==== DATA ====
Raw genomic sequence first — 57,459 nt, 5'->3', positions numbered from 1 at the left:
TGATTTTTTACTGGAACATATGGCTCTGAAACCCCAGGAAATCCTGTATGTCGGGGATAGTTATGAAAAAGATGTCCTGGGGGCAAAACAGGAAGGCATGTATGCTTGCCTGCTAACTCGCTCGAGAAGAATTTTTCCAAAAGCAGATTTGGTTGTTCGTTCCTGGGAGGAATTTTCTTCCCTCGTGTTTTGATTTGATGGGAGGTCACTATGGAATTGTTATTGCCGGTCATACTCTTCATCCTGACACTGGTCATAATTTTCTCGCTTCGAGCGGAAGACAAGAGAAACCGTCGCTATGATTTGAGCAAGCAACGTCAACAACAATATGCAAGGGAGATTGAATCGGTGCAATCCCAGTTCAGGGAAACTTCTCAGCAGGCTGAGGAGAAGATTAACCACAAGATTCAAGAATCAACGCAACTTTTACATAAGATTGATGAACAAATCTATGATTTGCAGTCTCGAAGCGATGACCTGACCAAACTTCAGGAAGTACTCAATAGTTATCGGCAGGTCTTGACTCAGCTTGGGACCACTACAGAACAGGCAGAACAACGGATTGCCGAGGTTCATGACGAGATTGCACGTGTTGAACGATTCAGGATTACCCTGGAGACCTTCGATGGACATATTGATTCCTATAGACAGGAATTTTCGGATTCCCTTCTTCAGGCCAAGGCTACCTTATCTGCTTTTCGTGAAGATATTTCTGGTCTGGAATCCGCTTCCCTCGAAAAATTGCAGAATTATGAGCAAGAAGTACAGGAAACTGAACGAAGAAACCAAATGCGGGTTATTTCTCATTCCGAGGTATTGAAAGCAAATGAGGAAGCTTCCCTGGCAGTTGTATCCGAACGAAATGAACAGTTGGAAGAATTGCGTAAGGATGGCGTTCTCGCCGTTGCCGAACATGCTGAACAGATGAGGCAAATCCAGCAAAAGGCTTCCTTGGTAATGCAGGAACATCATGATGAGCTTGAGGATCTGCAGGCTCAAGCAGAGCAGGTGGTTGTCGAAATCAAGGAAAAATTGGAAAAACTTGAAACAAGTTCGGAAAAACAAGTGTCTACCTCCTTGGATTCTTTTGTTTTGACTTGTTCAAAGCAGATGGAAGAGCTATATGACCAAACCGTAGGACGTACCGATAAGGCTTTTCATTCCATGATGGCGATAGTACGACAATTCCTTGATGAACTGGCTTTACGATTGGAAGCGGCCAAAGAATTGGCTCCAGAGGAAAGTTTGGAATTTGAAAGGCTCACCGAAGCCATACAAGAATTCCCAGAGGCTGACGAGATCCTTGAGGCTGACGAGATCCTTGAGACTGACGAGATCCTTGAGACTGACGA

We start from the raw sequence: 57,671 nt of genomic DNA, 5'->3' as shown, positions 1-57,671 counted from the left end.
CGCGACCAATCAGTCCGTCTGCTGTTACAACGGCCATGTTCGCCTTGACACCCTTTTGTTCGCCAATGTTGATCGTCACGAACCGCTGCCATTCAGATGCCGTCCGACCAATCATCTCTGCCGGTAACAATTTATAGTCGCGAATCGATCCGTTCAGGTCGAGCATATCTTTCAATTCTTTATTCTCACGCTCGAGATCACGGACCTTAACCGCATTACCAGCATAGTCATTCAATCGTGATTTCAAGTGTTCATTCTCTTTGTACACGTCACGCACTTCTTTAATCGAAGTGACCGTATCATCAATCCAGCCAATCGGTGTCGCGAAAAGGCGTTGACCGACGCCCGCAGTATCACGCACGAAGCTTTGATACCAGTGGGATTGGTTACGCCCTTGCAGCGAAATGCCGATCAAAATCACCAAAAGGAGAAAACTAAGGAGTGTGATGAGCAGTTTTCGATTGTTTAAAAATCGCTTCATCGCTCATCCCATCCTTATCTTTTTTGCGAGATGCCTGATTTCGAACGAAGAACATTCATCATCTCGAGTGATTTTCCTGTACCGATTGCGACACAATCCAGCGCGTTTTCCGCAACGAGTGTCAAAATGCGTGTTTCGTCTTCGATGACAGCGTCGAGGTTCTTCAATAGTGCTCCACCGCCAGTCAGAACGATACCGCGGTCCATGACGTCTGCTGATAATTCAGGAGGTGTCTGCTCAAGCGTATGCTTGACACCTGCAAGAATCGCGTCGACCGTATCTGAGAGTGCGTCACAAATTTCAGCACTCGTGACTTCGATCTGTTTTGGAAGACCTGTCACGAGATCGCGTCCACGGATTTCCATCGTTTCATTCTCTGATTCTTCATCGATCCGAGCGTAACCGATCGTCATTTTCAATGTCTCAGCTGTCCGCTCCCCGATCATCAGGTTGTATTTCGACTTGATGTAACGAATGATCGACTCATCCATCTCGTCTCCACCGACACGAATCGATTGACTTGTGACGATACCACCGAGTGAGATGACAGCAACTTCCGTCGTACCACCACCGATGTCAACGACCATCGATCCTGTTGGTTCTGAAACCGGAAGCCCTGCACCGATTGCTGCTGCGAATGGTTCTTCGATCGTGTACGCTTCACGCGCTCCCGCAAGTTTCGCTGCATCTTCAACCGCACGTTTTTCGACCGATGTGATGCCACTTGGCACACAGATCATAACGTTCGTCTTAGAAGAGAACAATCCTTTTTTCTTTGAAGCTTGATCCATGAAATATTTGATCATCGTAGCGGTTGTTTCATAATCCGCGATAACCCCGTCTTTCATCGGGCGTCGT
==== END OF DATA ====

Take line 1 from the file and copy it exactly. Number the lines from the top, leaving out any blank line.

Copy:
Raw genomic sequence first — 57,459 nt, 5'->3', positions numbered from 1 at the left: